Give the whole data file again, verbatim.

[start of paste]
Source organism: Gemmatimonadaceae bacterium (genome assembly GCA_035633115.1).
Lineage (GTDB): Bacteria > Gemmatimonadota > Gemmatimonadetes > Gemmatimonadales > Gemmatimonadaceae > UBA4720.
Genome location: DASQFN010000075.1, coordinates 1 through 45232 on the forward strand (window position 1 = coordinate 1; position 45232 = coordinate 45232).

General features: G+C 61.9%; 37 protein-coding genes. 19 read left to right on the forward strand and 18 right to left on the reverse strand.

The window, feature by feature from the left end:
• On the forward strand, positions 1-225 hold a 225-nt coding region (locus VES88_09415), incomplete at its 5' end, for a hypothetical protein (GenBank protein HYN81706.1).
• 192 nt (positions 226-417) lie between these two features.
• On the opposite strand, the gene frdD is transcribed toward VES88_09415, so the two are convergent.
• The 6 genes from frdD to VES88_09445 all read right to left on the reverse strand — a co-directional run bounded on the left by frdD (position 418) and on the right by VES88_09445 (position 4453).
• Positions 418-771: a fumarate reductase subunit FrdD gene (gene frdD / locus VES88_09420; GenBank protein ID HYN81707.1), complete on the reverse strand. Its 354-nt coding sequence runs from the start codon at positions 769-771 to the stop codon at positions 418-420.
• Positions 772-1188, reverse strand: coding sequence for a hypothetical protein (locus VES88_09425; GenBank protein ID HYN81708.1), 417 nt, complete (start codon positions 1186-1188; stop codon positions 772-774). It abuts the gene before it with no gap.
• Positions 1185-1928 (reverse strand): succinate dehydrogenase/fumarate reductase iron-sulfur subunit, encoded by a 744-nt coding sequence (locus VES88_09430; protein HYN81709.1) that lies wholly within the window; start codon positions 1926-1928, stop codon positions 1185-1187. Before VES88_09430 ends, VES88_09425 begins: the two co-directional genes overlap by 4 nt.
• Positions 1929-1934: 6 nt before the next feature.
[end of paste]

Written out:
Source organism: Gemmatimonadaceae bacterium (genome assembly GCA_035633115.1).
Lineage (GTDB): Bacteria > Gemmatimonadota > Gemmatimonadetes > Gemmatimonadales > Gemmatimonadaceae > UBA4720.
Genome location: DASQFN010000075.1, coordinates 1 through 45232 on the forward strand (window position 1 = coordinate 1; position 45232 = coordinate 45232).

General features: G+C 61.9%; 37 protein-coding genes. 19 read left to right on the forward strand and 18 right to left on the reverse strand.

The window, feature by feature from the left end:
• On the forward strand, positions 1-225 hold a 225-nt coding region (locus VES88_09415), incomplete at its 5' end, for a hypothetical protein (GenBank protein HYN81706.1).
• 192 nt (positions 226-417) lie between these two features.
• On the opposite strand, the gene frdD is transcribed toward VES88_09415, so the two are convergent.
• The 6 genes from frdD to VES88_09445 all read right to left on the reverse strand — a co-directional run bounded on the left by frdD (position 418) and on the right by VES88_09445 (position 4453).
• Positions 418-771: a fumarate reductase subunit FrdD gene (gene frdD / locus VES88_09420; GenBank protein ID HYN81707.1), complete on the reverse strand. Its 354-nt coding sequence runs from the start codon at positions 769-771 to the stop codon at positions 418-420.
• Positions 772-1188, reverse strand: coding sequence for a hypothetical protein (locus VES88_09425; GenBank protein ID HYN81708.1), 417 nt, complete (start codon positions 1186-1188; stop codon positions 772-774). It abuts the gene before it with no gap.
• Positions 1185-1928 (reverse strand): succinate dehydrogenase/fumarate reductase iron-sulfur subunit, encoded by a 744-nt coding sequence (locus VES88_09430; protein HYN81709.1) that lies wholly within the window; start codon positions 1926-1928, stop codon positions 1185-1187. Before VES88_09430 ends, VES88_09425 begins: the two co-directional genes overlap by 4 nt.
• Positions 1929-1934: 6 nt before the next feature.